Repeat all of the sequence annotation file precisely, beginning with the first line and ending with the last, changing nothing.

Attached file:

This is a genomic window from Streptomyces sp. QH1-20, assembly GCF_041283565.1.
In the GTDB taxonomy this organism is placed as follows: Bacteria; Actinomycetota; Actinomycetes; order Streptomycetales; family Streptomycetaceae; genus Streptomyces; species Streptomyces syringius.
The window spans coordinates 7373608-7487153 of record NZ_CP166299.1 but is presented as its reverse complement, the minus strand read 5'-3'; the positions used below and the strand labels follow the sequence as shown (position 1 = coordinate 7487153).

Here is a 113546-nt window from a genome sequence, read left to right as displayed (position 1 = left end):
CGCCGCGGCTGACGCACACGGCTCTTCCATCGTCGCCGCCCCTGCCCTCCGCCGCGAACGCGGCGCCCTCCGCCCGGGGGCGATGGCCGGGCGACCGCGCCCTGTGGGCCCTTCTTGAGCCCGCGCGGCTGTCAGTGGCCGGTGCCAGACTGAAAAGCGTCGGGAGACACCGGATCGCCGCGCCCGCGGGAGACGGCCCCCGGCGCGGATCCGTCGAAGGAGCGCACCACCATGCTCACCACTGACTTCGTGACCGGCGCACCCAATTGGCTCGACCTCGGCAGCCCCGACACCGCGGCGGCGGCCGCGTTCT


This is a genomic window from Streptomyces sp. QH1-20, assembly GCF_041283565.1.
In the GTDB taxonomy this organism is placed as follows: Bacteria; Actinomycetota; Actinomycetes; order Streptomycetales; family Streptomycetaceae; genus Streptomyces; species Streptomyces syringius.
The window spans coordinates 7373608-7487153 of record NZ_CP166299.1 but is presented as its reverse complement, the minus strand read 5'-3'; the positions used below and the strand labels follow the sequence as shown (position 1 = coordinate 7487153).

Here is a 113546-nt window from a genome sequence, read left to right as displayed (position 1 = left end):
CGCCGCGGCTGACGCACACGGCTCTTCCATCGTCGCCGCCCCTGCCCTCCGCCGCGAACGCGGCGCCCTCCGCCCGGGGGCGATGGCCGGGCGACCGCGCCCTGTGGGCCCTTCTTGAGCCCGCGCGGCTGTCAGTGGCCGGTGCCAGACTGAAAAGCGTCGGGAGACACCGGATCGCCGCGCCCGCGGGAGACGGCCCCCGGCGCGGATCCGTCGAAGGAGCGCACCACCATGCTCACCACTGACTTCGTGACCGGCGCACCCAATTGGCTCGACCTCGGCAGCCCCGACACCGCGGCGGCGGCCGCGTTCT